Changes in Reactivity as Chemistry Becomes Confined to an Interface. The Case of Free Radical Oxidation of C30H62 Alkane by OH
journal contributionposted on 14.02.2018, 00:00 by Frances A. Houle, Aaron A. Wiegel, Kevin R. Wilson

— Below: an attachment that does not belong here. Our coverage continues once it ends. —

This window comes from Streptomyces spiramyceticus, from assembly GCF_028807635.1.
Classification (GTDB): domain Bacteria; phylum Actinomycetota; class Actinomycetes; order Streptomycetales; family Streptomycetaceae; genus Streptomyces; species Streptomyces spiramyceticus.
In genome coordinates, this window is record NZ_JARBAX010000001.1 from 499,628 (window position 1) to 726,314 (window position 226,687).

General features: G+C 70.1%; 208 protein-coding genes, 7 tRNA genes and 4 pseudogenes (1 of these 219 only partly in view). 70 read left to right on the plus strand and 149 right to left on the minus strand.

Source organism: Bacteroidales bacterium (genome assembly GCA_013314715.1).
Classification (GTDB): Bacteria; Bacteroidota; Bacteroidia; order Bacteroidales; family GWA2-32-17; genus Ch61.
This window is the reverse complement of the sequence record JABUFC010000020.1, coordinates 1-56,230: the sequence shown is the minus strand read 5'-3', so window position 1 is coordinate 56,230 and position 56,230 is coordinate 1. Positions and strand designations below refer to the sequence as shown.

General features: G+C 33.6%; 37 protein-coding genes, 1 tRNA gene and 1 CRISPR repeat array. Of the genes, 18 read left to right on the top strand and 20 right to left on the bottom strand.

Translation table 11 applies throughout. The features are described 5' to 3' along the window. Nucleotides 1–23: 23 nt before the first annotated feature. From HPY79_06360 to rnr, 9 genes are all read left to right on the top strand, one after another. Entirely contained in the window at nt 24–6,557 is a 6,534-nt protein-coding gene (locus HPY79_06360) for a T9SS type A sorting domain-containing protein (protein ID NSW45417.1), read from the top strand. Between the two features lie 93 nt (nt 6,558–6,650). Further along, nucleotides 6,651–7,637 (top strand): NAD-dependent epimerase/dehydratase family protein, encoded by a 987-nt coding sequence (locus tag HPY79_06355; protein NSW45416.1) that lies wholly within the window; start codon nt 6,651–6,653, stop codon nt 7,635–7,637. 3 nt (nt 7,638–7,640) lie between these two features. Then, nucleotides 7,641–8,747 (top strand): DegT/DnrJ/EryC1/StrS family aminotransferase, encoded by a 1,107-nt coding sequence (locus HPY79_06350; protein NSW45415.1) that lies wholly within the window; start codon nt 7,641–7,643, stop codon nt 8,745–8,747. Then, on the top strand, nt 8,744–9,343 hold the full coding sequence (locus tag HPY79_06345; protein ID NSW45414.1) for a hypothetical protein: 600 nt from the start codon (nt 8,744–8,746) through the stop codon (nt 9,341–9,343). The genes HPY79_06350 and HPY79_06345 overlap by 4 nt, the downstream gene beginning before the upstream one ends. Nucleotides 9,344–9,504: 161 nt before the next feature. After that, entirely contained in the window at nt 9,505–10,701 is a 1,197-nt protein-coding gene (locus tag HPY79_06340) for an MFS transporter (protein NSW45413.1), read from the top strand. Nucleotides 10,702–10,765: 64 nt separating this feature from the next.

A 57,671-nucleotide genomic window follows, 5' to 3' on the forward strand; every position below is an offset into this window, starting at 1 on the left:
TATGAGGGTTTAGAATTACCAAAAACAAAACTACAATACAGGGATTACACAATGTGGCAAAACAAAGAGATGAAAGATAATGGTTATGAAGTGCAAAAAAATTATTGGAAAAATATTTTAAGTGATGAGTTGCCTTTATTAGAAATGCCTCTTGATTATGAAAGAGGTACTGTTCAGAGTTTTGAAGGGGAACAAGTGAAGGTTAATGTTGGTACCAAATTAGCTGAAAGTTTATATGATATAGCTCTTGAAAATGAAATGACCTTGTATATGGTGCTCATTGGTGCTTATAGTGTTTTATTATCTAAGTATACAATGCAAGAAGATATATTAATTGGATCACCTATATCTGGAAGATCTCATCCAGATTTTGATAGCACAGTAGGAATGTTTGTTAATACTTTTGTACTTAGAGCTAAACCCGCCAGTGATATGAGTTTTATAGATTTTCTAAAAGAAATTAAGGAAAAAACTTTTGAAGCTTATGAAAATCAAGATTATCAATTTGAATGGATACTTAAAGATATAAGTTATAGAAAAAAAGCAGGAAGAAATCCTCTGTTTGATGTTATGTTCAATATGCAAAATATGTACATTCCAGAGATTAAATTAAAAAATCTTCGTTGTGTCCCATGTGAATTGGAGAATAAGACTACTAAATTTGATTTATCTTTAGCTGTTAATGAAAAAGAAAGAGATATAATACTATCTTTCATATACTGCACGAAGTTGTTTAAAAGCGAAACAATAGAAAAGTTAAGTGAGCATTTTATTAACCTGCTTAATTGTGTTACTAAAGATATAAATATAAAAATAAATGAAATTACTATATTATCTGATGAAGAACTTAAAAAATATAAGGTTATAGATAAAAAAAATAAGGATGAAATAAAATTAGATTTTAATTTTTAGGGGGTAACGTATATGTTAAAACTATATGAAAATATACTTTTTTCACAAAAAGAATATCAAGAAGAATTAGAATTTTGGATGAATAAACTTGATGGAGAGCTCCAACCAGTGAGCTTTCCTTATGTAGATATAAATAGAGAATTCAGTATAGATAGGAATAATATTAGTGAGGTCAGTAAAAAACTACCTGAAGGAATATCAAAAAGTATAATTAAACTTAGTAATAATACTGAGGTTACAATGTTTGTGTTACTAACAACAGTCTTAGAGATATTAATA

We examine in a simple organic aerosol the transition between heterogeneous chemistry under well-mixed conditions to chemistry under interfacial confinement. A single reaction mechanism, shown to reproduce observed OH oxidation chemistry for liquid and semisolid C30H62, is used in reaction–diffusion simulations to explore reactivity over a broad viscosity range. The results show that when internal mixing of the aerosol is fast and the particle interface is enriched in C–H groups, ketone and alcohol products, formed via peroxy radical disproportionation, predominate. As viscosity increases the reactions become confined to a shell at the gas–aerosol interface. The confinement is accompanied by emergence of acyloxy reaction pathways that are particularly active when the shell is 1 nm or less. We quantify this trend using a reaction–diffusion index, allowing the parts of the mechanism that control reactivity as viscosity increases to be identified.